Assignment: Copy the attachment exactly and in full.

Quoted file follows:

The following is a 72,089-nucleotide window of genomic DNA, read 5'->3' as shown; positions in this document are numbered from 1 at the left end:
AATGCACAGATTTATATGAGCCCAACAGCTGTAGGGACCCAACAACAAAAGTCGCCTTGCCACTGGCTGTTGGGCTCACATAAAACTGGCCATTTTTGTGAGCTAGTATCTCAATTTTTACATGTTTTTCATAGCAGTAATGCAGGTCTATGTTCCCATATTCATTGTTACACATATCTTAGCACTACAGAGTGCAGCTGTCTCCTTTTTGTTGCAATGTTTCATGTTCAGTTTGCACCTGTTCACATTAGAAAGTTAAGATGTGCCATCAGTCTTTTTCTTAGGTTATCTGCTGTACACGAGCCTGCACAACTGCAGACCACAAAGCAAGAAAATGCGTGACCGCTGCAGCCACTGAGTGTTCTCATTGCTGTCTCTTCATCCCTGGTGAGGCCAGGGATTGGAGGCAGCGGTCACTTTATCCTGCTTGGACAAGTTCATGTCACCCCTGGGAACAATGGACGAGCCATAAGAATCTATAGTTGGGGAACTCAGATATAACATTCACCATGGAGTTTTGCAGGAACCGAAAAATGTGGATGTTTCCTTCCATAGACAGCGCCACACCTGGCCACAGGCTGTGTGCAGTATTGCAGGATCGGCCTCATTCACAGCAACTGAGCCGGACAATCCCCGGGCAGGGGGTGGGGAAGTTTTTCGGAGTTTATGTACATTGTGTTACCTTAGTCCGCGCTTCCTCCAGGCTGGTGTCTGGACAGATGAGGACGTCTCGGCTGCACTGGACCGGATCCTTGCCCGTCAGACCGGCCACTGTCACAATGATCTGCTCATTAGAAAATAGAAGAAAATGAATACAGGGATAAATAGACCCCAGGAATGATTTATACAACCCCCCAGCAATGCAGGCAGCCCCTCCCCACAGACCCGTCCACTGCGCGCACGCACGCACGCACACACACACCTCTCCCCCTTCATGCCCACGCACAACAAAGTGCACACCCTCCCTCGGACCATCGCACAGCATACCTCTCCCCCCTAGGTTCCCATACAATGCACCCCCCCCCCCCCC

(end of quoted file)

The following is a 72,089-nucleotide window of genomic DNA, read 5'->3' as shown; positions in this document are numbered from 1 at the left end:
AATGCACAGATTTATATGAGCCCAACAGCTGTAGGGACCCAACAACAAAAGTCGCCTTGCCACTGGCTGTTGGGCTCACATAAAACTGGCCATTTTTGTGAGCTAGTATCTCAATTTTTACATGTTTTTCATAGCAGTAATGCAGGTCTATGTTCCCATATTCATTGTTACACATATCTTAGCACTACAGAGTGCAGCTGTCTCCTTTTTGTTGCAATGTTTCATGTTCAGTTTGCACCTGTTCACATTAGAAAGTTAAGATGTGCCATCAGTCTTTTTCTTAGGTTATCTGCTGTACACGAGCCTGCACAACTGCAGACCACAAAGCAAGAAAATGCGTGACCGCTGCAGCCACTGAGTGTTCTCATTGCTGTCTCTTCATCCCTGGTGAGGCCAGGGATTGGAGGCAGCGGTCACTTTATCCTGCTTGGACAAGTTCATGTCACCCCTGGGAACAATGGACGAGCCATAAGAATCTATAGTTGGGGAACTCAGATATAACATTCACCATGGAGTTTTGCAGGAACCGAAAAATGTGGATGTTTCCTTCCATAGACAGCGCCACACCTGGCCACAGGCTGTGTGCAGTATTGCAGGATCGGCCTCATTCACAGCAACTGAGCCGGACAATCCCCGGGCAGGGGGTGGGGAAGTTTTTCGGAGTTTATGTACATTGTGTTACCTTAGTCCGCGCTTCCTCCAGGCTGGTGTCTGGACAGATGAGGACGTCTCGGCTGCACTGGACCGGATCCTTGCCCGTCAGACCGGCCACTGTCACAATGATCTGCTCATTAGAAAATAGAAGAAAATGAATACAGGGATAAATAGACCCCAGGAATGATTTATACAACCCCCCAGCAATGCAGGCAGCCCCTCCCCACAGACCCGTCCACTGCGCGCACGCACGCACGCACACACACACCTCTCCCCCTTCATGCCCACGCACAACAAAGTGCACACCCTCCCTCGGACCATCGCACAGCATACCTCTCCCCCCTAGGTTCCCATACAATGCACCCCCCCCCCCCCC